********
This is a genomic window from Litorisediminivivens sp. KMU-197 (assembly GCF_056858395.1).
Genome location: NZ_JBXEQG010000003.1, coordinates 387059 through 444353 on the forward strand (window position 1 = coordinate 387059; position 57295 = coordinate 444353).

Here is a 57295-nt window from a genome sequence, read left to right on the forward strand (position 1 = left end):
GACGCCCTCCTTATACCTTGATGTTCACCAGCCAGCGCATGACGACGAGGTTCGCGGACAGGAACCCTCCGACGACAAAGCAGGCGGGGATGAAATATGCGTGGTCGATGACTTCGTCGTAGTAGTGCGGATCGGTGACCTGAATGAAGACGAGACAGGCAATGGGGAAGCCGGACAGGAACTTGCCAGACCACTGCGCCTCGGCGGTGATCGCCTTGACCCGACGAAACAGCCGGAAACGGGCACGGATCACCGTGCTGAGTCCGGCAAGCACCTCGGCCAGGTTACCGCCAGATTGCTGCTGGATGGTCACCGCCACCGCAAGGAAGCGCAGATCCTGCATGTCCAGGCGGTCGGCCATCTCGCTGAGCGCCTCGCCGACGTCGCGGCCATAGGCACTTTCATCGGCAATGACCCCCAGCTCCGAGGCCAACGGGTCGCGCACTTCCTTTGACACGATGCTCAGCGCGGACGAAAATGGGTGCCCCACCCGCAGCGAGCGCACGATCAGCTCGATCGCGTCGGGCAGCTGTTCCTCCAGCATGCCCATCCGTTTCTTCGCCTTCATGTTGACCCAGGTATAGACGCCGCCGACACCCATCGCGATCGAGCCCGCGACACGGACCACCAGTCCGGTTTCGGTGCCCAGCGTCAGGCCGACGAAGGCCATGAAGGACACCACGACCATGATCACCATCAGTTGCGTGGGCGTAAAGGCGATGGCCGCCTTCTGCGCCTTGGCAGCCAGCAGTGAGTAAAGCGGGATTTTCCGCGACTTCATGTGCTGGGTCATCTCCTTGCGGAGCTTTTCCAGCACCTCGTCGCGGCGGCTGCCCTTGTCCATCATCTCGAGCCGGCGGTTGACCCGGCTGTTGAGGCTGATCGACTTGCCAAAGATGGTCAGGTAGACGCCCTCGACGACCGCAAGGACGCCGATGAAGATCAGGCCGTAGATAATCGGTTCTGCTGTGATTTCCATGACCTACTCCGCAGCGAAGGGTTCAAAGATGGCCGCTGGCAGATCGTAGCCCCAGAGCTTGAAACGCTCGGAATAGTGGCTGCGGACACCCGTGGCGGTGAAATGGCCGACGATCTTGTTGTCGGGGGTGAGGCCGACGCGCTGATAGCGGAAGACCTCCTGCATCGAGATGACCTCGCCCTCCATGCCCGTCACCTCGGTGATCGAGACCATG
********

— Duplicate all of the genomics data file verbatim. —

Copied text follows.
This is a genomic window from Litorisediminivivens sp. KMU-197 (assembly GCF_056858395.1).
Genome location: NZ_JBXEQG010000003.1, coordinates 387059 through 444353 on the forward strand (window position 1 = coordinate 387059; position 57295 = coordinate 444353).

Here is a 57295-nt window from a genome sequence, read left to right on the forward strand (position 1 = left end):
GACGCCCTCCTTATACCTTGATGTTCACCAGCCAGCGCATGACGACGAGGTTCGCGGACAGGAACCCTCCGACGACAAAGCAGGCGGGGATGAAATATGCGTGGTCGATGACTTCGTCGTAGTAGTGCGGATCGGTGACCTGAATGAAGACGAGACAGGCAATGGGGAAGCCGGACAGGAACTTGCCAGACCACTGCGCCTCGGCGGTGATCGCCTTGACCCGACGAAACAGCCGGAAACGGGCACGGATCACCGTGCTGAGTCCGGCAAGCACCTCGGCCAGGTTACCGCCAGATTGCTGCTGGATGGTCACCGCCACCGCAAGGAAGCGCAGATCCTGCATGTCCAGGCGGTCGGCCATCTCGCTGAGCGCCTCGCCGACGTCGCGGCCATAGGCACTTTCATCGGCAATGACCCCCAGCTCCGAGGCCAACGGGTCGCGCACTTCCTTTGACACGATGCTCAGCGCGGACGAAAATGGGTGCCCCACCCGCAGCGAGCGCACGATCAGCTCGATCGCGTCGGGCAGCTGTTCCTCCAGCATGCCCATCCGTTTCTTCGCCTTCATGTTGACCCAGGTATAGACGCCGCCGACACCCATCGCGATCGAGCCCGCGACACGGACCACCAGTCCGGTTTCGGTGCCCAGCGTCAGGCCGACGAAGGCCATGAAGGACACCACGACCATGATCACCATCAGTTGCGTGGGCGTAAAGGCGATGGCCGCCTTCTGCGCCTTGGCAGCCAGCAGTGAGTAAAGCGGGATTTTCCGCGACTTCATGTGCTGGGTCATCTCCTTGCGGAGCTTTTCCAGCACCTCGTCGCGGCGGCTGCCCTTGTCCATCATCTCGAGCCGGCGGTTGACCCGGCTGTTGAGGCTGATCGACTTGCCAAAGATGGTCAGGTAGACGCCCTCGACGACCGCAAGGACGCCGATGAAGATCAGGCCGTAGATAATCGGTTCTGCTGTGATTTCCATGACCTACTCCGCAGCGAAGGGTTCAAAGATGGCCGCTGGCAGATCGTAGCCCCAGAGCTTGAAACGCTCGGAATAGTGGCTGCGGACACCCGTGGCGGTGAAATGGCCGACGATCTTGTTGTCGGGGGTGAGGCCGACGCGCTGATAGCGGAAGACCTCCTGCATCGAGATGACCTCGCCCTCCATGCCCGTCACCTCGGTGATCGAGACCATG